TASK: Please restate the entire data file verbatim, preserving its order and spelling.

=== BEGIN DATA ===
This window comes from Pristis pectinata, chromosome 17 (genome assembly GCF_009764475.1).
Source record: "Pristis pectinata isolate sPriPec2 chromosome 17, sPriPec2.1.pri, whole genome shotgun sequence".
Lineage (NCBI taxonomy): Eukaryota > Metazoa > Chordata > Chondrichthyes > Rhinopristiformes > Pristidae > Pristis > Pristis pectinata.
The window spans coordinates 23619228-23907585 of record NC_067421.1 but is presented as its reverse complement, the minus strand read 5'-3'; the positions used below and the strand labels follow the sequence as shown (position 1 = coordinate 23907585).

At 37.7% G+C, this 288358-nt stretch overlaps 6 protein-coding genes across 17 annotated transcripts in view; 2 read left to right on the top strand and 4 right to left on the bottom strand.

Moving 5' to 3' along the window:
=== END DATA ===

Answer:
This window comes from Pristis pectinata, chromosome 17 (genome assembly GCF_009764475.1).
Source record: "Pristis pectinata isolate sPriPec2 chromosome 17, sPriPec2.1.pri, whole genome shotgun sequence".
Lineage (NCBI taxonomy): Eukaryota > Metazoa > Chordata > Chondrichthyes > Rhinopristiformes > Pristidae > Pristis > Pristis pectinata.
The window spans coordinates 23619228-23907585 of record NC_067421.1 but is presented as its reverse complement, the minus strand read 5'-3'; the positions used below and the strand labels follow the sequence as shown (position 1 = coordinate 23907585).

At 37.7% G+C, this 288358-nt stretch overlaps 6 protein-coding genes across 17 annotated transcripts in view; 2 read left to right on the top strand and 4 right to left on the bottom strand.

Moving 5' to 3' along the window: